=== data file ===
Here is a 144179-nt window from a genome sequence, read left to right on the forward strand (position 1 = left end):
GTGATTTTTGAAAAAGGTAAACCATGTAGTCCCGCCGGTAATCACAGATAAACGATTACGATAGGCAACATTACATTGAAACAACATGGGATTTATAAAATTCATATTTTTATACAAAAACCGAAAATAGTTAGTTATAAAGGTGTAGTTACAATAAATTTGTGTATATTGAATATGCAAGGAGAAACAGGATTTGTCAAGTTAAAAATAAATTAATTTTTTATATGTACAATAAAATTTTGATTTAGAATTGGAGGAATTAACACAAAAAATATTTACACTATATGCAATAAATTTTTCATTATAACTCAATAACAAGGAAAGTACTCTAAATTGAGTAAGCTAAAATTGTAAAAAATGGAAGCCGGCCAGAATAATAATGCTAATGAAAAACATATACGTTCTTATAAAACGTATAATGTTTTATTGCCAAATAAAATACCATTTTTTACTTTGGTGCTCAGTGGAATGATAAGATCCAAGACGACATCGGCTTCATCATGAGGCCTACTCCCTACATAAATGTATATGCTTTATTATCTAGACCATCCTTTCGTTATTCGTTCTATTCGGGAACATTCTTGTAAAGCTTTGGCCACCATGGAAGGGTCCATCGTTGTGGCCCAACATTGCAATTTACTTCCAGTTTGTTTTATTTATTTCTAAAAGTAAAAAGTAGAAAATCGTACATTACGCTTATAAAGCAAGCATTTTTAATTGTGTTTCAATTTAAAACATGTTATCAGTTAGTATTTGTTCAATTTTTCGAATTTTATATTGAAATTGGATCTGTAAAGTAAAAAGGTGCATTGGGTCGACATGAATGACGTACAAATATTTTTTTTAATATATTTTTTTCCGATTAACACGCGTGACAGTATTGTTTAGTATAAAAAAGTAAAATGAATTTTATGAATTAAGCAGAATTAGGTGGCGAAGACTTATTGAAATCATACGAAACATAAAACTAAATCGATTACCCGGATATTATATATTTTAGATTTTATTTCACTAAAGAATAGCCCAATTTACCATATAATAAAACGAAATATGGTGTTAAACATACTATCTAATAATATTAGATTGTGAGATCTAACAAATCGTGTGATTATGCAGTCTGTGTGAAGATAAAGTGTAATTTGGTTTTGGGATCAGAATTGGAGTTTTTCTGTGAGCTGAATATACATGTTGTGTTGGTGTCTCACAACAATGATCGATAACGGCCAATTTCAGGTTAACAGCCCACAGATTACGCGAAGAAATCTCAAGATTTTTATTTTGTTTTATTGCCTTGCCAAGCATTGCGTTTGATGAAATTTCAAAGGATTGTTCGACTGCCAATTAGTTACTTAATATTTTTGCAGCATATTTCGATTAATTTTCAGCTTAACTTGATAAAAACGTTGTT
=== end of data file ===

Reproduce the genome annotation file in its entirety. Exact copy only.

Here is a 144179-nt window from a genome sequence, read left to right on the forward strand (position 1 = left end):
GTGATTTTTGAAAAAGGTAAACCATGTAGTCCCGCCGGTAATCACAGATAAACGATTACGATAGGCAACATTACATTGAAACAACATGGGATTTATAAAATTCATATTTTTATACAAAAACCGAAAATAGTTAGTTATAAAGGTGTAGTTACAATAAATTTGTGTATATTGAATATGCAAGGAGAAACAGGATTTGTCAAGTTAAAAATAAATTAATTTTTTATATGTACAATAAAATTTTGATTTAGAATTGGAGGAATTAACACAAAAAATATTTACACTATATGCAATAAATTTTTCATTATAACTCAATAACAAGGAAAGTACTCTAAATTGAGTAAGCTAAAATTGTAAAAAATGGAAGCCGGCCAGAATAATAATGCTAATGAAAAACATATACGTTCTTATAAAACGTATAATGTTTTATTGCCAAATAAAATACCATTTTTTACTTTGGTGCTCAGTGGAATGATAAGATCCAAGACGACATCGGCTTCATCATGAGGCCTACTCCCTACATAAATGTATATGCTTTATTATCTAGACCATCCTTTCGTTATTCGTTCTATTCGGGAACATTCTTGTAAAGCTTTGGCCACCATGGAAGGGTCCATCGTTGTGGCCCAACATTGCAATTTACTTCCAGTTTGTTTTATTTATTTCTAAAAGTAAAAAGTAGAAAATCGTACATTACGCTTATAAAGCAAGCATTTTTAATTGTGTTTCAATTTAAAACATGTTATCAGTTAGTATTTGTTCAATTTTTCGAATTTTATATTGAAATTGGATCTGTAAAGTAAAAAGGTGCATTGGGTCGACATGAATGACGTACAAATATTTTTTTTAATATATTTTTTTCCGATTAACACGCGTGACAGTATTGTTTAGTATAAAAAAGTAAAATGAATTTTATGAATTAAGCAGAATTAGGTGGCGAAGACTTATTGAAATCATACGAAACATAAAACTAAATCGATTACCCGGATATTATATATTTTAGATTTTATTTCACTAAAGAATAGCCCAATTTACCATATAATAAAACGAAATATGGTGTTAAACATACTATCTAATAATATTAGATTGTGAGATCTAACAAATCGTGTGATTATGCAGTCTGTGTGAAGATAAAGTGTAATTTGGTTTTGGGATCAGAATTGGAGTTTTTCTGTGAGCTGAATATACATGTTGTGTTGGTGTCTCACAACAATGATCGATAACGGCCAATTTCAGGTTAACAGCCCACAGATTACGCGAAGAAATCTCAAGATTTTTATTTTGTTTTATTGCCTTGCCAAGCATTGCGTTTGATGAAATTTCAAAGGATTGTTCGACTGCCAATTAGTTACTTAATATTTTTGCAGCATATTTCGATTAATTTTCAGCTTAACTTGATAAAAACGTTGTT